It was July 1992, and lawyer Robert Duggan had spent two years raising money and support from fellow International Longshore and Warehouse Union members, retirees and widows to create an endowed chair at the University of Washington in the name of labor leader Harry Bridges. Chairs like this one are usually created by affluent donors, not radical union organizers. But Duggan had the ILWU and UW President William Gerberding on his side.
“As we neared the deadline set by the University, I saw we were going to be short,” says Duggan, ’54. They needed $1 million to endow a chair. But Duggan, who had once been president of the UW Alumni Association, had a trick up his sleeve—a law school friend whose father was a longshoreman. “He agreed during one phone conversation to be a matching donor on the condition I tell no one, and he did remain anonymous,” says Duggan.
That was the power of Harry Bridges’ legacy: After his death, at a university he didn’t attend, thousands of working people came together to raise $1 million in the name of the ILWU founder and longtime president. Thus, the Harry Bridges Endowed Chair in Labor Studies was born.
“The center works to be a space for students from working-class backgrounds, and it’s named for a person who was a working-class leader for a very revolutionary union,” says Rachel Erstad, research coordinator at the Bridges Center. That union, the ILWU, represents dock workers at all of the West Coast’s 29 seaports, from Bellingham to San Diego, and is known as a pioneer for racial equity in the American labor movement. Today, the ILWU stands behind social justice causes like the Black Lives Matter movement and the recent rise in labor activism in other industries. “There’s something really exciting about that. … When you look around the University, there’s not a lot of formal reminders of working-class people.”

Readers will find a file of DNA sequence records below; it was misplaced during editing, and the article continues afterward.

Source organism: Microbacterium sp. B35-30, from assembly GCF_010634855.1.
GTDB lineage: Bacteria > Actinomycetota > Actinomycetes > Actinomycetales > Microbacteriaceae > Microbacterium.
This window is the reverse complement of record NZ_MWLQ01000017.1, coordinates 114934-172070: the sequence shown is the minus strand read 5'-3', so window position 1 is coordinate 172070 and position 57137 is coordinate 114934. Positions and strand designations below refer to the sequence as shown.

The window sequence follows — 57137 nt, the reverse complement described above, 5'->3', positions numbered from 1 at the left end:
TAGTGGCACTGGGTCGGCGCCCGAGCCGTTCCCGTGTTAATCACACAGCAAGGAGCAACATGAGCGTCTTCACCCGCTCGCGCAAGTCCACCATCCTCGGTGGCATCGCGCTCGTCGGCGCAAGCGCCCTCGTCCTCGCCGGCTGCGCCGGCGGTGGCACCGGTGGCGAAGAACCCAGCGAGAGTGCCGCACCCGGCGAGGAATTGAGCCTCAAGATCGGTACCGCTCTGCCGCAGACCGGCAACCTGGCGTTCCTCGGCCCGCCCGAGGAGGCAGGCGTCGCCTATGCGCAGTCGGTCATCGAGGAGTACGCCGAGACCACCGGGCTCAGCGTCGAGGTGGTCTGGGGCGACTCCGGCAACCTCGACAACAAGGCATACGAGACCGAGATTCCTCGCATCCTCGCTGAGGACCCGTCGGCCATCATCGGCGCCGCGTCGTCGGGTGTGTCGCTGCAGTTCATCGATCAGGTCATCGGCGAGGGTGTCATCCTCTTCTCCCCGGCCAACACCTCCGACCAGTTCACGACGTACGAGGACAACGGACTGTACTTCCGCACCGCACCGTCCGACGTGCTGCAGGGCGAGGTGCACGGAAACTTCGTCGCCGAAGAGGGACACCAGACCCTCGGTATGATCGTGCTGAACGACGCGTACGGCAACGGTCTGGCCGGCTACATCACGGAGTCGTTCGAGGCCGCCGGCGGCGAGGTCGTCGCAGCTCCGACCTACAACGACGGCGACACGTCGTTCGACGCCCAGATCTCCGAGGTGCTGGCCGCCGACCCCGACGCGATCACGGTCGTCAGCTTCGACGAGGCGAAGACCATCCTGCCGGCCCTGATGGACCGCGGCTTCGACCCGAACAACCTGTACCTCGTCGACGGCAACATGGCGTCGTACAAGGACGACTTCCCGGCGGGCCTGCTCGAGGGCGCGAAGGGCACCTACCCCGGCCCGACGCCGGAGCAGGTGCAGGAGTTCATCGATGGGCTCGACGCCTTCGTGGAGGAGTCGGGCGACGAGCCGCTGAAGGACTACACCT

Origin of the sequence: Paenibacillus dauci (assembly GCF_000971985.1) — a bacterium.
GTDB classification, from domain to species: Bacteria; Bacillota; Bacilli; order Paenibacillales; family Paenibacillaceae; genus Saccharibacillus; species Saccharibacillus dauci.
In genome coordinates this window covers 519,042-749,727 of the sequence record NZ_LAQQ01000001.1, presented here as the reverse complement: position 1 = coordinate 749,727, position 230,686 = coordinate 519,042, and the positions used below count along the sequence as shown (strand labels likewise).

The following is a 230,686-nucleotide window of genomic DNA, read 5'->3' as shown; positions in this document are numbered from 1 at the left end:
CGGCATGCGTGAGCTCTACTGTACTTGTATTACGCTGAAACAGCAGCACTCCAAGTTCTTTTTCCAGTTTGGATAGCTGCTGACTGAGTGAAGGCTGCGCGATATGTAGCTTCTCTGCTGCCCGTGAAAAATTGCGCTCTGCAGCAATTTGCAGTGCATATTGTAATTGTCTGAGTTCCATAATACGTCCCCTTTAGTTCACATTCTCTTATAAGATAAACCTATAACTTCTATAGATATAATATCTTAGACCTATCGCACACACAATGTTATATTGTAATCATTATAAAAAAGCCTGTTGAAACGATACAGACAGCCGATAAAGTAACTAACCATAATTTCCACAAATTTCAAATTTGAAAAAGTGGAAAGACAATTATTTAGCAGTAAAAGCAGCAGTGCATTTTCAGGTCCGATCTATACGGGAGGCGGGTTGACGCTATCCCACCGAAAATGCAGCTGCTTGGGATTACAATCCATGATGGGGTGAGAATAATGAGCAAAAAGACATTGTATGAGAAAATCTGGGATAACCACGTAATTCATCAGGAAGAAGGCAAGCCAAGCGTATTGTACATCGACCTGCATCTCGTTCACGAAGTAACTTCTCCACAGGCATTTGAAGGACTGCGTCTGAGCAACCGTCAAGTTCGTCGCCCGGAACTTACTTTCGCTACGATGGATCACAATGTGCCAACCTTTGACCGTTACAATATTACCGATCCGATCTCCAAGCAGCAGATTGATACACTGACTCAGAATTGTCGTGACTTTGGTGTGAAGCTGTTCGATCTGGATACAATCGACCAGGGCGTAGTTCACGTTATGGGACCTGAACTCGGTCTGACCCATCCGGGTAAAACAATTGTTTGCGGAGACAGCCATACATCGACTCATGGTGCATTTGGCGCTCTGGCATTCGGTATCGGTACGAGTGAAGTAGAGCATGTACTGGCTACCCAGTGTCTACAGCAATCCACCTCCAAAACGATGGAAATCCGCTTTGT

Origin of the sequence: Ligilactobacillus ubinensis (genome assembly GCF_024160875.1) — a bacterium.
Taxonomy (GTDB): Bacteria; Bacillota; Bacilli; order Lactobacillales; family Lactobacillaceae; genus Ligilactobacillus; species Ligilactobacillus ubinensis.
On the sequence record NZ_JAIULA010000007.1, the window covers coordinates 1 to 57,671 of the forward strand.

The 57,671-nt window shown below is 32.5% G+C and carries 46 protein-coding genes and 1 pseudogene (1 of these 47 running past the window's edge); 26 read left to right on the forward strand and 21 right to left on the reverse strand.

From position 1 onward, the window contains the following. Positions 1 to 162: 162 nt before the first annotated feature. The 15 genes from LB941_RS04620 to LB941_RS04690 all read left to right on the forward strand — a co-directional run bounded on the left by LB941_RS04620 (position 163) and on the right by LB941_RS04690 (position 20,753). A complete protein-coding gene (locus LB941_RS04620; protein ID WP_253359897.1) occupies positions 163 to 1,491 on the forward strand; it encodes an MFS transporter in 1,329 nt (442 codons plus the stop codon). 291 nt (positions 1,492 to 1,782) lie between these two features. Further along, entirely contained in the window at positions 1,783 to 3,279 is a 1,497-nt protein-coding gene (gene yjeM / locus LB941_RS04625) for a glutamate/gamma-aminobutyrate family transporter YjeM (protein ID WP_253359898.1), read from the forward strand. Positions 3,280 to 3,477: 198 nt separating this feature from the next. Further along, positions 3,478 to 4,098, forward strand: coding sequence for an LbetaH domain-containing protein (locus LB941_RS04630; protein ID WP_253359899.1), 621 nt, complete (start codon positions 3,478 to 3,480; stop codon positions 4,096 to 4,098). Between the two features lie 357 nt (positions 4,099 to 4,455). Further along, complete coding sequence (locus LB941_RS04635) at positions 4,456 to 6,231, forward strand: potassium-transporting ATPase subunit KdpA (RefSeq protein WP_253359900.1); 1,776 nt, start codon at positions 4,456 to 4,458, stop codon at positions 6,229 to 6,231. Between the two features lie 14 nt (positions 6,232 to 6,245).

The Bridges Center continues to grow, as does union membership nationwide. The National Labor Relations Board reported a historic 58% increase in union election petitions for fiscal year 2022.
“Especially over the pandemic, I’ve seen so much more interest in the labor movement from [UW] students,” says Yasmin Ahmed, ’18, assistant director of student and community engagement. “In the past four years, the Labor Studies minor expanded. When I joined, it was two students. Now, it’s 40 students and counting.”
Nationwide, workers at Seattle-based companies like REI, Starbucks and Amazon are organizing at workplaces previously considered too tough to unionize. Some point to worker dissatisfaction during the pandemic, but experts believe there’s more to the modern labor movement.
“A lot of younger people have been through a lot,” says Erstad. While the pandemic exposed labor disparities, it didn’t create them. “Many are coming of age at a time of extreme inequities. The reality of it was we were never really addressing those things.”
The center now awards $100,000 in annual scholarships and research grants to students from all three UW campuses. Ahmed runs the Building a Movement Labor Internship, which pairs students with community labor organizations to help working people and learn about social justice advocacy.
“Now that I’m meeting all of these people and learning so much from students, faculty and community members, I can see the connection between all of them and how labor is really, truly tied to everything,” Ahmed says. “Whether it’s institutional organizing, forming unions or grassroots labor organizing, it’s very important for us to be in solidarity with each other.”
Solidarity, after all, is what brought the Bridges Center to the University of Washington in the first place, and it’s what keeps the labor movement alive.
Pictured at top: Longshoremen collect back pay in 1946. The International Longshore and Warehouse Union was a pioneering advocate for civil rights in the American labor movement and built a reputation for supporting social-justice causes. Its support was crucial to the formation of the Bridges Center.